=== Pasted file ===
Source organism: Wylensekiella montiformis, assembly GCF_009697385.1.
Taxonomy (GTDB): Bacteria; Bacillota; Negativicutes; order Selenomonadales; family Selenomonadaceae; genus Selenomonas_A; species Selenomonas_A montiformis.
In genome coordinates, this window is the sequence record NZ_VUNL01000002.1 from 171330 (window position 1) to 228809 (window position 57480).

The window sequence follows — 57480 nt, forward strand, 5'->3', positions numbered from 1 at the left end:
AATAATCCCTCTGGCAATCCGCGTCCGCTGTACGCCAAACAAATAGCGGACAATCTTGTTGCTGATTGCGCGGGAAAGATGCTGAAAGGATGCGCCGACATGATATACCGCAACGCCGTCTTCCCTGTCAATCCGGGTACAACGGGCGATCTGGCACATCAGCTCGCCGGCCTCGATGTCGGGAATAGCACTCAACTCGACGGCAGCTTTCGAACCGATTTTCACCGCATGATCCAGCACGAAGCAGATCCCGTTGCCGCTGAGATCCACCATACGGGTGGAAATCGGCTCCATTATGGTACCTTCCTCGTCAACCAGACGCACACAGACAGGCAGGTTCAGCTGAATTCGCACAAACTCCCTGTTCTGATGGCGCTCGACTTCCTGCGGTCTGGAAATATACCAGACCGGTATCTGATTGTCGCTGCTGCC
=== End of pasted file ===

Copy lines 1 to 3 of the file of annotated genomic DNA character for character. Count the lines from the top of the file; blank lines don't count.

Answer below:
Source organism: Wylensekiella montiformis, assembly GCF_009697385.1.
Taxonomy (GTDB): Bacteria; Bacillota; Negativicutes; order Selenomonadales; family Selenomonadaceae; genus Selenomonas_A; species Selenomonas_A montiformis.
In genome coordinates, this window is the sequence record NZ_VUNL01000002.1 from 171330 (window position 1) to 228809 (window position 57480).